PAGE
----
Modifying the Course of Multiple Sclerosis: The Growing Trea - Episode 14
Concluding their conversation on treatments for multiple sclerosis, the panelists review several key points and look to the future for patients and health care professionals alike.
Patricia Coyle, MD, says the treatment options available are important but so is their usage.
“We now have 10 disease modifying therapies for relapsing MS,” she says. “I believe using them early is critical to change the natural history of the disease to prevent the development of disability. So the earlier we treat, the better for this disease.”
Andrew Goodman, MD, FAAN, agrees with Coyle’s assessment and adds his own thoughts on the matter.
“I think a big unmet need for MS remains the treatment and prevention of what we call the progressive phase, or progressive aspects of the disease,” he says. “I’m very hopeful based on the success that we’ve had in treating immune system that we will make progress in the coming years on the various things that we hope may impact on progressive disease.”
Stephen Krieger says the key for treatment with all the options available is being proactive in whatever course is chosen.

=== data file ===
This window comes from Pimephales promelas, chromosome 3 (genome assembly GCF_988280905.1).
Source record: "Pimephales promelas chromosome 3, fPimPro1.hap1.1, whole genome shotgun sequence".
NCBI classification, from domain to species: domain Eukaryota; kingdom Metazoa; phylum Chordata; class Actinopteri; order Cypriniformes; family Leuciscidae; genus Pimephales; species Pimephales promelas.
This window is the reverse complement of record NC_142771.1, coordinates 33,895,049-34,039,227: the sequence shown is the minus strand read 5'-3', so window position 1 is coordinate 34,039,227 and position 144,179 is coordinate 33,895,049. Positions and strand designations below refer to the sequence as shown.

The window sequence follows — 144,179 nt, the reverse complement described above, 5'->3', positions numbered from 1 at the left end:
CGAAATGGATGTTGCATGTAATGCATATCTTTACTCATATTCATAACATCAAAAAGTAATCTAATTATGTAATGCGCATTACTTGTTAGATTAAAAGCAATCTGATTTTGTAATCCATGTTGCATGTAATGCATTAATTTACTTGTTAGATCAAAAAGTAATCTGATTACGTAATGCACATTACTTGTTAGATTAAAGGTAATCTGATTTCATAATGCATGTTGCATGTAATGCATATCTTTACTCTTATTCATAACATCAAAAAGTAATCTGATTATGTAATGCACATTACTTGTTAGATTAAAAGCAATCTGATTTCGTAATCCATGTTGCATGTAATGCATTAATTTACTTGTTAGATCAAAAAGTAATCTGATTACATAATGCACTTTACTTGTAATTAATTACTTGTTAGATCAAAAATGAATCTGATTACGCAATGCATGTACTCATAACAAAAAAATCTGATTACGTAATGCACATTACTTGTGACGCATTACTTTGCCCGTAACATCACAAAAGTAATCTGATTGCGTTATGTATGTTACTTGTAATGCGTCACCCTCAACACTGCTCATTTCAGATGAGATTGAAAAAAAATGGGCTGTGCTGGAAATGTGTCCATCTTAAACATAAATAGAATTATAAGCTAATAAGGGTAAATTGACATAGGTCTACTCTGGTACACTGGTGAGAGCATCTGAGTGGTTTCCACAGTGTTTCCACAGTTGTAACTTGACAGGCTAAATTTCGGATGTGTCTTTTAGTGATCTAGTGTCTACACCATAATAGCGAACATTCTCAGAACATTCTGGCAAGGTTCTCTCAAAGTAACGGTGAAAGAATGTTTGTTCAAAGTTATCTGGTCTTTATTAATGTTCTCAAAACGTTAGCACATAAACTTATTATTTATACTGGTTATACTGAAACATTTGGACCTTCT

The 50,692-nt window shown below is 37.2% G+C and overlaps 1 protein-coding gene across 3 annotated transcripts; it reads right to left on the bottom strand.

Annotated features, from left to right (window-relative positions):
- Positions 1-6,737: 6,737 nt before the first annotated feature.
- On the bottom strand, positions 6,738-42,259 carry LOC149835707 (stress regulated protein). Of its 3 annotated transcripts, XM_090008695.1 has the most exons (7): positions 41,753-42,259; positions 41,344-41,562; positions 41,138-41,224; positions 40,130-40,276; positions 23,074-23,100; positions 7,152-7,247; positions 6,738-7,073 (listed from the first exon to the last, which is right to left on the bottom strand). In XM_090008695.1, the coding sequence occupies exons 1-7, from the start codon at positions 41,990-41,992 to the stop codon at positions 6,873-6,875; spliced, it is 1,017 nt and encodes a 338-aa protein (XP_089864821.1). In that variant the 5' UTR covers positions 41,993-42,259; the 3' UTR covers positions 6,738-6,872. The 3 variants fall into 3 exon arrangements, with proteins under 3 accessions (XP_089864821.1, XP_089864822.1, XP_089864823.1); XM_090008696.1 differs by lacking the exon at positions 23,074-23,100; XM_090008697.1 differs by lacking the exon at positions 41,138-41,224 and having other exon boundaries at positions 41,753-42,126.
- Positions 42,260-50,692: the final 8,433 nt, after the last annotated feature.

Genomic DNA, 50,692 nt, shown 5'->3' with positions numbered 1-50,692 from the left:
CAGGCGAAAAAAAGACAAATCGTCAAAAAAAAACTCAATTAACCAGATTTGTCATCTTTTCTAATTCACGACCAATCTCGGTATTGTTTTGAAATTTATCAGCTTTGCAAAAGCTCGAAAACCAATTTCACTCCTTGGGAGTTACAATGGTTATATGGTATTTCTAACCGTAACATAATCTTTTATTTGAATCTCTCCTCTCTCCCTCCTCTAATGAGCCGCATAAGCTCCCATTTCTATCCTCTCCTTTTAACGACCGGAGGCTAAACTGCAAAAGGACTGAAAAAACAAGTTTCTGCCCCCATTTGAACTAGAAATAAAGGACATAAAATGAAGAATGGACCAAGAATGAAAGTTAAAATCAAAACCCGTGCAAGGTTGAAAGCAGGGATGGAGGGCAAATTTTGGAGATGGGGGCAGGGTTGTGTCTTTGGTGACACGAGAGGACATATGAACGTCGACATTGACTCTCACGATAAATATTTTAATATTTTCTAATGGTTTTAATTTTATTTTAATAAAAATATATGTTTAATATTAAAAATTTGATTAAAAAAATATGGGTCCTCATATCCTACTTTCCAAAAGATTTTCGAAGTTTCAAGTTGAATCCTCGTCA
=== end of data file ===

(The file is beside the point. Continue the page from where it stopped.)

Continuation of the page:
“I think the era of waiting for patients to get worse is over and we can be more proactive now and use our medicines in a wise way, all the while being cognizant of the risks that they bring, monitoring for them carefully, and just making sure that we don’t miss anything,” he says.
Looking at the history of the treatment of the condition, Clyde Markowitz, MD, says this is a good time to be a doctor in the field.
“Going back 20 years we really didn’t have any therapies for the treatment of MS, and these days we now have the ability to change the course of the disease and really make a very positive impact on patients’ lives, and it’s been tremendous to be able to do that,” he says.